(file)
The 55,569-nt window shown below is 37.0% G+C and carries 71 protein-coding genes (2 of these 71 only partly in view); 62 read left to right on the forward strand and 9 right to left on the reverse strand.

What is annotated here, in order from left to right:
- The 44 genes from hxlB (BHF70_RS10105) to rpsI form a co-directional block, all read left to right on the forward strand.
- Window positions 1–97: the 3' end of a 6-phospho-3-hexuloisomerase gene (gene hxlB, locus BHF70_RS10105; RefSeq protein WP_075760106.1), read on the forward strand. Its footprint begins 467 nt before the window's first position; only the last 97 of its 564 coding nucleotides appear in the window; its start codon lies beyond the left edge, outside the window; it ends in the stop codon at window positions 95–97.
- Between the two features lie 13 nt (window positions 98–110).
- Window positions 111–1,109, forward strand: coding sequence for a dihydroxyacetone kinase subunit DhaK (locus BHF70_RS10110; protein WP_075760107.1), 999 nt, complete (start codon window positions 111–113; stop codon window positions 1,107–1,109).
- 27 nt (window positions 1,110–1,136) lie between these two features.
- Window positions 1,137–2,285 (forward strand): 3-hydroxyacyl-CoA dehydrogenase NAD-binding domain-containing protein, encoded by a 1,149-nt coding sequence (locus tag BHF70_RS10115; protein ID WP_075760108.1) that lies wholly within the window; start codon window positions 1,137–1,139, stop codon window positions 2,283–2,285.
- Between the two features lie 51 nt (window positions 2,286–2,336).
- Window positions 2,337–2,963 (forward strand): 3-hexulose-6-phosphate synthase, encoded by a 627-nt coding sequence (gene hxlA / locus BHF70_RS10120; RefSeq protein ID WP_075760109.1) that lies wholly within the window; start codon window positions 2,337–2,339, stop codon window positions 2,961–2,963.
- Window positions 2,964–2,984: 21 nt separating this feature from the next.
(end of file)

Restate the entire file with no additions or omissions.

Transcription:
The 55,569-nt window shown below is 37.0% G+C and carries 71 protein-coding genes (2 of these 71 only partly in view); 62 read left to right on the forward strand and 9 right to left on the reverse strand.

What is annotated here, in order from left to right:
- The 44 genes from hxlB (BHF70_RS10105) to rpsI form a co-directional block, all read left to right on the forward strand.
- Window positions 1–97: the 3' end of a 6-phospho-3-hexuloisomerase gene (gene hxlB, locus BHF70_RS10105; RefSeq protein WP_075760106.1), read on the forward strand. Its footprint begins 467 nt before the window's first position; only the last 97 of its 564 coding nucleotides appear in the window; its start codon lies beyond the left edge, outside the window; it ends in the stop codon at window positions 95–97.
- Between the two features lie 13 nt (window positions 98–110).
- Window positions 111–1,109, forward strand: coding sequence for a dihydroxyacetone kinase subunit DhaK (locus BHF70_RS10110; protein WP_075760107.1), 999 nt, complete (start codon window positions 111–113; stop codon window positions 1,107–1,109).
- 27 nt (window positions 1,110–1,136) lie between these two features.
- Window positions 1,137–2,285 (forward strand): 3-hydroxyacyl-CoA dehydrogenase NAD-binding domain-containing protein, encoded by a 1,149-nt coding sequence (locus tag BHF70_RS10115; protein ID WP_075760108.1) that lies wholly within the window; start codon window positions 1,137–1,139, stop codon window positions 2,283–2,285.
- Between the two features lie 51 nt (window positions 2,286–2,336).
- Window positions 2,337–2,963 (forward strand): 3-hexulose-6-phosphate synthase, encoded by a 627-nt coding sequence (gene hxlA / locus BHF70_RS10120; RefSeq protein ID WP_075760109.1) that lies wholly within the window; start codon window positions 2,337–2,339, stop codon window positions 2,961–2,963.
- Window positions 2,964–2,984: 21 nt separating this feature from the next.